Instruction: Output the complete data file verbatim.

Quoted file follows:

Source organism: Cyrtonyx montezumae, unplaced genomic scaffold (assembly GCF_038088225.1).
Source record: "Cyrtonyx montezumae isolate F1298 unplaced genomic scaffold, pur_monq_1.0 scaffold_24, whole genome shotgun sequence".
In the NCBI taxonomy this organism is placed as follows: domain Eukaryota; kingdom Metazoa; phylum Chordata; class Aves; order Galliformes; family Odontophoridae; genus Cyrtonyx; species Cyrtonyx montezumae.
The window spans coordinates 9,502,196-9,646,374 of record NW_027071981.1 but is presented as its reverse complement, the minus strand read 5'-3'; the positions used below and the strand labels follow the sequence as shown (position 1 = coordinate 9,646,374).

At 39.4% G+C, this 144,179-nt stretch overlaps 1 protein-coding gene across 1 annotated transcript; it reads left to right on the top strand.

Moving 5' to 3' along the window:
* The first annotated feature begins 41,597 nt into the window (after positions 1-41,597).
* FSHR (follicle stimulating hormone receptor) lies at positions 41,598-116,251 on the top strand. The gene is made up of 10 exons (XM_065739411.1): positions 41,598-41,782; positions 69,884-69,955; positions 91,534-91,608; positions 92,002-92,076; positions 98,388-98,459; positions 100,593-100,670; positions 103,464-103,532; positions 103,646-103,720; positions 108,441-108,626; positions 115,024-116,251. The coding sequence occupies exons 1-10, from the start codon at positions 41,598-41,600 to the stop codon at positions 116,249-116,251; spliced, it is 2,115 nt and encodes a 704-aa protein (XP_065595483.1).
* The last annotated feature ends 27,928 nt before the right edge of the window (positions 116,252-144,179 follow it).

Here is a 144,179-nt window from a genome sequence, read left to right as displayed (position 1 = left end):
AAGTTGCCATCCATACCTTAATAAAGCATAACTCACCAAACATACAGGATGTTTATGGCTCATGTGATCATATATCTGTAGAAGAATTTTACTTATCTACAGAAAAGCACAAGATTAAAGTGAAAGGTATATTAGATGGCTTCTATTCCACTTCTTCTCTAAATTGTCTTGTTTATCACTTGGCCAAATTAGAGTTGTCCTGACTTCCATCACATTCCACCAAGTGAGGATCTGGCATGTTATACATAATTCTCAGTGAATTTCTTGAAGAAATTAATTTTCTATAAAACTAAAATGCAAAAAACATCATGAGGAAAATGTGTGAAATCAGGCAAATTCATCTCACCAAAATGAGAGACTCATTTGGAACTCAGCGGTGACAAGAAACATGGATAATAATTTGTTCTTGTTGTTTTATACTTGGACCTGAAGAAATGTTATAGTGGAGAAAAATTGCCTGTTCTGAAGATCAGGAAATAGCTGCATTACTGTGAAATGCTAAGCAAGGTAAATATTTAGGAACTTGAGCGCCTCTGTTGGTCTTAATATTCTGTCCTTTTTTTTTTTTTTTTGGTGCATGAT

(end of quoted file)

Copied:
Source organism: Cyrtonyx montezumae, unplaced genomic scaffold (assembly GCF_038088225.1).
Source record: "Cyrtonyx montezumae isolate F1298 unplaced genomic scaffold, pur_monq_1.0 scaffold_24, whole genome shotgun sequence".
In the NCBI taxonomy this organism is placed as follows: domain Eukaryota; kingdom Metazoa; phylum Chordata; class Aves; order Galliformes; family Odontophoridae; genus Cyrtonyx; species Cyrtonyx montezumae.
The window spans coordinates 9,502,196-9,646,374 of record NW_027071981.1 but is presented as its reverse complement, the minus strand read 5'-3'; the positions used below and the strand labels follow the sequence as shown (position 1 = coordinate 9,646,374).

At 39.4% G+C, this 144,179-nt stretch overlaps 1 protein-coding gene across 1 annotated transcript; it reads left to right on the top strand.

Moving 5' to 3' along the window:
* The first annotated feature begins 41,597 nt into the window (after positions 1-41,597).
* FSHR (follicle stimulating hormone receptor) lies at positions 41,598-116,251 on the top strand. The gene is made up of 10 exons (XM_065739411.1): positions 41,598-41,782; positions 69,884-69,955; positions 91,534-91,608; positions 92,002-92,076; positions 98,388-98,459; positions 100,593-100,670; positions 103,464-103,532; positions 103,646-103,720; positions 108,441-108,626; positions 115,024-116,251. The coding sequence occupies exons 1-10, from the start codon at positions 41,598-41,600 to the stop codon at positions 116,249-116,251; spliced, it is 2,115 nt and encodes a 704-aa protein (XP_065595483.1).
* The last annotated feature ends 27,928 nt before the right edge of the window (positions 116,252-144,179 follow it).

Here is a 144,179-nt window from a genome sequence, read left to right as displayed (position 1 = left end):
AAGTTGCCATCCATACCTTAATAAAGCATAACTCACCAAACATACAGGATGTTTATGGCTCATGTGATCATATATCTGTAGAAGAATTTTACTTATCTACAGAAAAGCACAAGATTAAAGTGAAAGGTATATTAGATGGCTTCTATTCCACTTCTTCTCTAAATTGTCTTGTTTATCACTTGGCCAAATTAGAGTTGTCCTGACTTCCATCACATTCCACCAAGTGAGGATCTGGCATGTTATACATAATTCTCAGTGAATTTCTTGAAGAAATTAATTTTCTATAAAACTAAAATGCAAAAAACATCATGAGGAAAATGTGTGAAATCAGGCAAATTCATCTCACCAAAATGAGAGACTCATTTGGAACTCAGCGGTGACAAGAAACATGGATAATAATTTGTTCTTGTTGTTTTATACTTGGACCTGAAGAAATGTTATAGTGGAGAAAAATTGCCTGTTCTGAAGATCAGGAAATAGCTGCATTACTGTGAAATGCTAAGCAAGGTAAATATTTAGGAACTTGAGCGCCTCTGTTGGTCTTAATATTCTGTCCTTTTTTTTTTTTTTTTGGTGCATGAT